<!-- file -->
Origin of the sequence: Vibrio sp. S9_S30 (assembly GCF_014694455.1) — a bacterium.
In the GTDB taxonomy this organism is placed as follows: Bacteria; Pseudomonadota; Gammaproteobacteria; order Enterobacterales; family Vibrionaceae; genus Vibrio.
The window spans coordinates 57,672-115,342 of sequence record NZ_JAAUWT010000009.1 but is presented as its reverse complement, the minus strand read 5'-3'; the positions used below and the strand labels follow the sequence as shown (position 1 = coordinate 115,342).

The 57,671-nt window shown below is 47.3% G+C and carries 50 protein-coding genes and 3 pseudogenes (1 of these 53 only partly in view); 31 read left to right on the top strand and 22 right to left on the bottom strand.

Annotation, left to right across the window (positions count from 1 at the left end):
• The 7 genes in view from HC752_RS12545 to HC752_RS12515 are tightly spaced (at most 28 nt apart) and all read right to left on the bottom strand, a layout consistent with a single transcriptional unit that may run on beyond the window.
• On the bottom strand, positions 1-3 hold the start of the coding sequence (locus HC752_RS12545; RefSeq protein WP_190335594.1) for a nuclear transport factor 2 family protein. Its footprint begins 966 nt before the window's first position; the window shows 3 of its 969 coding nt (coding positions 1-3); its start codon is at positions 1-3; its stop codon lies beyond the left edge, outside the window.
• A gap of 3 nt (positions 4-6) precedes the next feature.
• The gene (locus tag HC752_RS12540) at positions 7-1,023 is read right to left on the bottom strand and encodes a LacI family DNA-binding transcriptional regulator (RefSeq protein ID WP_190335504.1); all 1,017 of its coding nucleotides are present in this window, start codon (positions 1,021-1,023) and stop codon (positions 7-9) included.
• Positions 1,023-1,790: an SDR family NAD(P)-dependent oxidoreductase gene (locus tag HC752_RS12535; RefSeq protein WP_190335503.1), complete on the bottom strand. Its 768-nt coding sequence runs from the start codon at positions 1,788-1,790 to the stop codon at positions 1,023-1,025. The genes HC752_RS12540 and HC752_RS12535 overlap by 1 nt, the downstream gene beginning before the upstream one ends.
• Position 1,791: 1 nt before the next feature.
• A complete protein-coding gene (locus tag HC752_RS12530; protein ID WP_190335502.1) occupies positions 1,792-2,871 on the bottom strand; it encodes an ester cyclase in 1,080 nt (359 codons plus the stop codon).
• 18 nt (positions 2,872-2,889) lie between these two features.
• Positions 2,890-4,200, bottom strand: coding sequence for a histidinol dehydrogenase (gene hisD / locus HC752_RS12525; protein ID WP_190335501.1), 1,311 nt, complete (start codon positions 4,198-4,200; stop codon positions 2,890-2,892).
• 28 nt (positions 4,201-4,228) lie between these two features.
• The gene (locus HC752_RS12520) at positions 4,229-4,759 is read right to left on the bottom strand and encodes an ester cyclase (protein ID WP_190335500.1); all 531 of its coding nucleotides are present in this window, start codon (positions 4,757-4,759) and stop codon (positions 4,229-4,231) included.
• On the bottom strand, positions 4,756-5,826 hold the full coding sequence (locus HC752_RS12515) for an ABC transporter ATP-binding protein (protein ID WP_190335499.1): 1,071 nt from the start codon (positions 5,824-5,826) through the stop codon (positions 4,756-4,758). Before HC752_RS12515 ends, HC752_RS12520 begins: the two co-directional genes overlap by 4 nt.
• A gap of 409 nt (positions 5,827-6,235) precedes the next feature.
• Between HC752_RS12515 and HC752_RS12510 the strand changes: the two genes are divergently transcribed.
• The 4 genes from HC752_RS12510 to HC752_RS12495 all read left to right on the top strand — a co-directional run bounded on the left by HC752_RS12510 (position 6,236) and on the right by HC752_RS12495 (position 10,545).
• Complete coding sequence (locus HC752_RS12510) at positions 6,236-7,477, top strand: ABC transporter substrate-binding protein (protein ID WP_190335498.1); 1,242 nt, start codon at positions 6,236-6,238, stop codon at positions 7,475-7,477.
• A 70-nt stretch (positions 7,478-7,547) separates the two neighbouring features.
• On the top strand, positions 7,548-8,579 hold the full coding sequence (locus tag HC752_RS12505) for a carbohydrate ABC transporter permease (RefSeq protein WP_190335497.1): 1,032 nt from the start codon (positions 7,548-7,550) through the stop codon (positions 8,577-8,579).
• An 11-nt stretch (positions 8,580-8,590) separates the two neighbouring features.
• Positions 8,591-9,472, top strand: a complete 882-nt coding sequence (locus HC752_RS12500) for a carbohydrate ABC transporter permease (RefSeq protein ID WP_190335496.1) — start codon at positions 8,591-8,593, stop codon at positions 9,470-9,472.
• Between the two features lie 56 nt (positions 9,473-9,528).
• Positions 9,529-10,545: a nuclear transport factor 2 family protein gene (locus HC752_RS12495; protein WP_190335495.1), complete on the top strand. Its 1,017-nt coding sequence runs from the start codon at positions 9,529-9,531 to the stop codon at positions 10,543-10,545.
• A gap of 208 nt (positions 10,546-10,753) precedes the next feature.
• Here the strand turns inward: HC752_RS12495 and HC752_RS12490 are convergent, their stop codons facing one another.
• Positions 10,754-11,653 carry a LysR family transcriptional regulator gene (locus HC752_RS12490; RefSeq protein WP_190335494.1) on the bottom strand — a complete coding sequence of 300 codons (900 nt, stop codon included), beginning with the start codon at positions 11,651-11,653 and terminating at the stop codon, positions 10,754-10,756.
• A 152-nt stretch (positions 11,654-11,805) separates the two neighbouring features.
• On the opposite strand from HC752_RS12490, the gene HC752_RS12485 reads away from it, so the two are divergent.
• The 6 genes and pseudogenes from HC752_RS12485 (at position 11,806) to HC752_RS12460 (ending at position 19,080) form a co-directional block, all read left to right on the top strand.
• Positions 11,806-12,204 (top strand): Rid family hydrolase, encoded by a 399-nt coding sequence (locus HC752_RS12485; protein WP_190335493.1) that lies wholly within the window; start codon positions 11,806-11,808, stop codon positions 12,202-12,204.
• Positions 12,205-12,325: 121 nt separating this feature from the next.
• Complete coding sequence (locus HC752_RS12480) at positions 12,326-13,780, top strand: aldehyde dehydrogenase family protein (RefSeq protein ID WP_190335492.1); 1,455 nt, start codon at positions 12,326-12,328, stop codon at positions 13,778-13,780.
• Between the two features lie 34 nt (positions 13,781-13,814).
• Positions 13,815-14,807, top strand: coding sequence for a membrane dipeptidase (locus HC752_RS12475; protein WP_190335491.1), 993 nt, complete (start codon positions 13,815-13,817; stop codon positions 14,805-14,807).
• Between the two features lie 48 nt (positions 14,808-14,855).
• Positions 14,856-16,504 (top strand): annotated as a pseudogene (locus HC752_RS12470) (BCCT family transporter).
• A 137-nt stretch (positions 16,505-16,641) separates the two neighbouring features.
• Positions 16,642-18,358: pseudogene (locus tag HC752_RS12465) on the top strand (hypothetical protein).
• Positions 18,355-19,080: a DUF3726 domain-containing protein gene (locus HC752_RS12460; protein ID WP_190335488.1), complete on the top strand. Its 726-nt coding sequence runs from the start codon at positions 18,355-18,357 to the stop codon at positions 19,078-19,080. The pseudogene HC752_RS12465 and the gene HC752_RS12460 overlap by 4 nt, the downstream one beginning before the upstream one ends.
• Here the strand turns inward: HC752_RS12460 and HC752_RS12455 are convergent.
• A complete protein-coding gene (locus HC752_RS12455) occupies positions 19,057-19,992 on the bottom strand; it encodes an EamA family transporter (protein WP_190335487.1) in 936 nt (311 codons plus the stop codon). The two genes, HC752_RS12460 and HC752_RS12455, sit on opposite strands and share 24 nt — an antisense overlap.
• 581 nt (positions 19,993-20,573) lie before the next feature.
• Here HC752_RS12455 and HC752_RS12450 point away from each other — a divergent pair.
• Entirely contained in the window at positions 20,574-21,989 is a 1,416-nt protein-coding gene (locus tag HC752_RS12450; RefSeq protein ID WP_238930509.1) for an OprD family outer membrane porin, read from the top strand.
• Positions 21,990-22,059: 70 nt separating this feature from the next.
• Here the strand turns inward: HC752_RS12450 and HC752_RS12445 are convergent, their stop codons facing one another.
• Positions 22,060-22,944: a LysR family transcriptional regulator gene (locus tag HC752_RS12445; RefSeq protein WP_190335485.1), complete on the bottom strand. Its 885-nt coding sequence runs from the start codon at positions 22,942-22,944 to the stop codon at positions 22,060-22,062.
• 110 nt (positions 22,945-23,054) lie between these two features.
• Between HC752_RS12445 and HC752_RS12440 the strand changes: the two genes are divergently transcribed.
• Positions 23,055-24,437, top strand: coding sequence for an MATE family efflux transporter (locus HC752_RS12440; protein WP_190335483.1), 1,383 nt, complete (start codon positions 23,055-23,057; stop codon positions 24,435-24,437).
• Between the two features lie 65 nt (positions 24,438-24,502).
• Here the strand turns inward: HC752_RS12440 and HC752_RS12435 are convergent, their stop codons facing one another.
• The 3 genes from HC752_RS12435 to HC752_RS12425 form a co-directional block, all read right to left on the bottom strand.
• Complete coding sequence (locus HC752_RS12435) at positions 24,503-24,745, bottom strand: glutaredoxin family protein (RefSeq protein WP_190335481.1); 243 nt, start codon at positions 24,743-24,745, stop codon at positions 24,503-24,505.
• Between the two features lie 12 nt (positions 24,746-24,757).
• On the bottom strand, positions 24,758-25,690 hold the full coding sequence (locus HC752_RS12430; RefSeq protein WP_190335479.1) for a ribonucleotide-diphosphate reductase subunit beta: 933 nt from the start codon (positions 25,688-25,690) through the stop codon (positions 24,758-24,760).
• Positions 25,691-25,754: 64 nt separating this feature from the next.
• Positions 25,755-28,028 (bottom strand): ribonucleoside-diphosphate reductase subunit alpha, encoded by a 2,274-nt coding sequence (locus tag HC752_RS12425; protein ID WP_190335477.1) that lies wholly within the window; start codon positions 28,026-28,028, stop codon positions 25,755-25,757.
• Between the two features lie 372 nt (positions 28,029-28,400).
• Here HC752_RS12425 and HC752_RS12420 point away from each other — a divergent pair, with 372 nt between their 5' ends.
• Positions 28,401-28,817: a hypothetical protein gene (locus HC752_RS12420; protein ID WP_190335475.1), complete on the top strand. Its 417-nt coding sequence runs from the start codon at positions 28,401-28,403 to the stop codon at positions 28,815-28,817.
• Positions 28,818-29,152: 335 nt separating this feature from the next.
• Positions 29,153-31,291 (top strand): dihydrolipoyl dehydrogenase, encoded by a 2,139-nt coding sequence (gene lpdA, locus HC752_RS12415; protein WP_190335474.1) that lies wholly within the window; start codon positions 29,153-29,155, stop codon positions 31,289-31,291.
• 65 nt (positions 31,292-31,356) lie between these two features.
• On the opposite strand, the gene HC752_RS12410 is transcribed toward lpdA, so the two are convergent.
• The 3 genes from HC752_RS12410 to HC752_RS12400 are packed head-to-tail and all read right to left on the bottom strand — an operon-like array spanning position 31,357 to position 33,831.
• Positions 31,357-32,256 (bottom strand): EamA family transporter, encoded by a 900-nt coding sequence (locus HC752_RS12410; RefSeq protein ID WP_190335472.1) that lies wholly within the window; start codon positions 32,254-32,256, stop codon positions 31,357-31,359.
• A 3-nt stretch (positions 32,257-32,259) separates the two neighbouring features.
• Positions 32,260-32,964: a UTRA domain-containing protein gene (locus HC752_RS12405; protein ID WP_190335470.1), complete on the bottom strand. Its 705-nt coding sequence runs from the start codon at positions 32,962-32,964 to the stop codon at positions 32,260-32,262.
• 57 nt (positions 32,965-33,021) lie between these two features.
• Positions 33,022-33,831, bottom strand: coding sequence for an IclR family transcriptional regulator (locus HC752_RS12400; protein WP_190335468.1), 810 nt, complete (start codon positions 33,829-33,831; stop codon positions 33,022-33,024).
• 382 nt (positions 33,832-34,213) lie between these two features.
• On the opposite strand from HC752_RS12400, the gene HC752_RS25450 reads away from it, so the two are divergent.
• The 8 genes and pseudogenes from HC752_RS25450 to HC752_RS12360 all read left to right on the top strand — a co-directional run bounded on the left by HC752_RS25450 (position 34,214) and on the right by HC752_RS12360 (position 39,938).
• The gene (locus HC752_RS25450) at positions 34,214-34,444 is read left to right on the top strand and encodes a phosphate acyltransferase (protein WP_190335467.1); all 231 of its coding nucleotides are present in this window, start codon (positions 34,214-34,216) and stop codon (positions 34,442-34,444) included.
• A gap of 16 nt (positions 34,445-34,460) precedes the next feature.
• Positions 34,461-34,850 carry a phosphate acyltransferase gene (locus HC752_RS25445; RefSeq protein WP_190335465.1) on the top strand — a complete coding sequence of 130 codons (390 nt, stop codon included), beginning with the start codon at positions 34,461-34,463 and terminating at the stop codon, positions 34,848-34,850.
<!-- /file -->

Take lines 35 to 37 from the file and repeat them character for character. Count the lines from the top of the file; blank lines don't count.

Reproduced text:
• Positions 12,205-12,325: 121 nt separating this feature from the next.
• Complete coding sequence (locus HC752_RS12480) at positions 12,326-13,780, top strand: aldehyde dehydrogenase family protein (RefSeq protein ID WP_190335492.1); 1,455 nt, start codon at positions 12,326-12,328, stop codon at positions 13,778-13,780.
• Between the two features lie 34 nt (positions 13,781-13,814).